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Vaccine ethics: an ethical framework for global distribution of COVID-19 vaccines
  1. Nancy S Jecker1,
  2. Aaron G Wightman2,
  3. Douglas S Diekema2
  1. 1 University of Washington School of Medicine, Department of Bioethics and Humanities, Seattle, Washington, USA
  2. 2 Seattle Children's Hospital and Research Institute, Treuman Katz Center for Pediatric BIoethics, Seattle, Washington, USA
  1. Correspondence to Dr Nancy S Jecker, Department of Bioethics & Humanities, University of Washington, Seattle, WA 91895, USA; nsjecker{at}


This paper addresses the just distribution of vaccines against the SARS-CoV-2 virus and sets forth an ethical framework that prioritises frontline and essential workers, people at high risk of severe disease or death, and people at high risk of infection. Section I makes the case that vaccine distribution should occur at a global level in order to accelerate development and fair, efficient vaccine allocation. Section II puts forth ethical values to guide vaccine distribution including helping people with the greatest need, reducing health disparity, saving the most lives and promoting narrow social utility. It also responds to objections which claim that earlier years have more value than later years. Section III puts forth a practical ethical framework to aid decision-makers and compares it with alternatives.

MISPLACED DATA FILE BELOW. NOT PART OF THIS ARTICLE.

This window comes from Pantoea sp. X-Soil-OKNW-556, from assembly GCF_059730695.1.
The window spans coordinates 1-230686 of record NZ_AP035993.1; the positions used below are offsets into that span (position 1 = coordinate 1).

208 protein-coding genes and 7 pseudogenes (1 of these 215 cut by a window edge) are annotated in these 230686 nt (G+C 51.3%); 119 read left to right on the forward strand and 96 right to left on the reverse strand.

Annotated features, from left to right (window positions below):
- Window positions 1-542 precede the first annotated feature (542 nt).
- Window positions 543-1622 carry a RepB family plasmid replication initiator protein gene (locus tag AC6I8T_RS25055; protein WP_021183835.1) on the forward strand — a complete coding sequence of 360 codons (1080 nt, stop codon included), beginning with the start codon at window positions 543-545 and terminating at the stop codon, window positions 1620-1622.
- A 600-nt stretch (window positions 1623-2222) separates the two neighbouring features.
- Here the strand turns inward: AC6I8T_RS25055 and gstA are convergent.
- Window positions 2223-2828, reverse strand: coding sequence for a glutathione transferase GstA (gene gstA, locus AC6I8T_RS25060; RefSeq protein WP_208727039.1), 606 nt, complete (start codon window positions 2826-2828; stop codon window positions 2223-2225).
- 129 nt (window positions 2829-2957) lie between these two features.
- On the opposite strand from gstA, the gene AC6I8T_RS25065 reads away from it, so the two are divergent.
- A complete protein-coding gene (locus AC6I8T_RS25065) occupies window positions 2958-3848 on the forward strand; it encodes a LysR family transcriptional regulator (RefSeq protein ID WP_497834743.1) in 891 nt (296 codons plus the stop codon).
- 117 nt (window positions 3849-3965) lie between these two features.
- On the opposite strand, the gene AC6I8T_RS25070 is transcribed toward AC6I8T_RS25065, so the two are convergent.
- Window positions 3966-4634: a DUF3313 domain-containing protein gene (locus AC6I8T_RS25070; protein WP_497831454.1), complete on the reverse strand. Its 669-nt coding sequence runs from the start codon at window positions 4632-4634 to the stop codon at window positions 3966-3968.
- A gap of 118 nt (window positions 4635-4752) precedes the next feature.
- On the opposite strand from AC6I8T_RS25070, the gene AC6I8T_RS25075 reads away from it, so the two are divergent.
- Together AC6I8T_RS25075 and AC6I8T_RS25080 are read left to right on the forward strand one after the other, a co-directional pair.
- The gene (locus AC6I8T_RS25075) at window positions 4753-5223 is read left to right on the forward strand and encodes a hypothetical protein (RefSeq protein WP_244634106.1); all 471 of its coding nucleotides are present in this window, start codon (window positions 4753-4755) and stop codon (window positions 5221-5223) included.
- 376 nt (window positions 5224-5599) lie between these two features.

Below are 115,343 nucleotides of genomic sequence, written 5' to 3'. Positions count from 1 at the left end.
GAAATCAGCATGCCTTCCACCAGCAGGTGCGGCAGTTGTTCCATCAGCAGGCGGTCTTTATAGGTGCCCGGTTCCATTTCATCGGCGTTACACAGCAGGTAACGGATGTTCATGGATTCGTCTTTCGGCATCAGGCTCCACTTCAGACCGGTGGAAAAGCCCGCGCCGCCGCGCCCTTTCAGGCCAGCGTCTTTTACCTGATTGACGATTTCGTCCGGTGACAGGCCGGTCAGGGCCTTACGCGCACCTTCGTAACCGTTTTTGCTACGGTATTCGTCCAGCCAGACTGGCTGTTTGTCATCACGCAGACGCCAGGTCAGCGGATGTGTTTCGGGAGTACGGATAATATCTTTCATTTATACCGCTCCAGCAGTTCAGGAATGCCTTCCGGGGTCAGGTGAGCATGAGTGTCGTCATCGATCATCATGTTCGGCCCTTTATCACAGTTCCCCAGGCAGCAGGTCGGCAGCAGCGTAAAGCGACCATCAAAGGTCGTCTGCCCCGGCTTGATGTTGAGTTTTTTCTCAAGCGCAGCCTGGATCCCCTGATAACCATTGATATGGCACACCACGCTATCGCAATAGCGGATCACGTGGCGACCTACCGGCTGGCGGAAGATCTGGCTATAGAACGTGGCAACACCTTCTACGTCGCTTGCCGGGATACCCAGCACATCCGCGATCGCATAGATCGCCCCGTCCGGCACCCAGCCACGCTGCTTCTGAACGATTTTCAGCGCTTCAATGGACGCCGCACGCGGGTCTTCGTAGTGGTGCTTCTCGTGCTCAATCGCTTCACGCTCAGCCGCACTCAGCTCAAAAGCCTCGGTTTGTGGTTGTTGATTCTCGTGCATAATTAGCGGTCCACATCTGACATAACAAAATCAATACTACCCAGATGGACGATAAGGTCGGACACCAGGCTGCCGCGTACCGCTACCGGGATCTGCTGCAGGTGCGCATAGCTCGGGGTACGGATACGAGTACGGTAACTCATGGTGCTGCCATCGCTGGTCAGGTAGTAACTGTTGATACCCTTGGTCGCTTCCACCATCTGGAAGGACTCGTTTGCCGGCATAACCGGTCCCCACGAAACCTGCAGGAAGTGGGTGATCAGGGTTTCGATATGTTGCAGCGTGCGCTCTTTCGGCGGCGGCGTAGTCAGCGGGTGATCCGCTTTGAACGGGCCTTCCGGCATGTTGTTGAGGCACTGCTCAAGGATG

• allocation of healthcare resources
  • distributive justice
  • ethics
  • public health ethics
  • COVID-19

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  • Contributors All authors contributed to developing ideas and arguments contained in the paper, researching and writing the manuscript.

  • Funding The authors have not declared a specific grant for this research from any funding agency in the public, commercial or not-for-profit sectors.

  • Competing interests None declared.

  • Provenance and peer review Not commissioned; externally peer reviewed.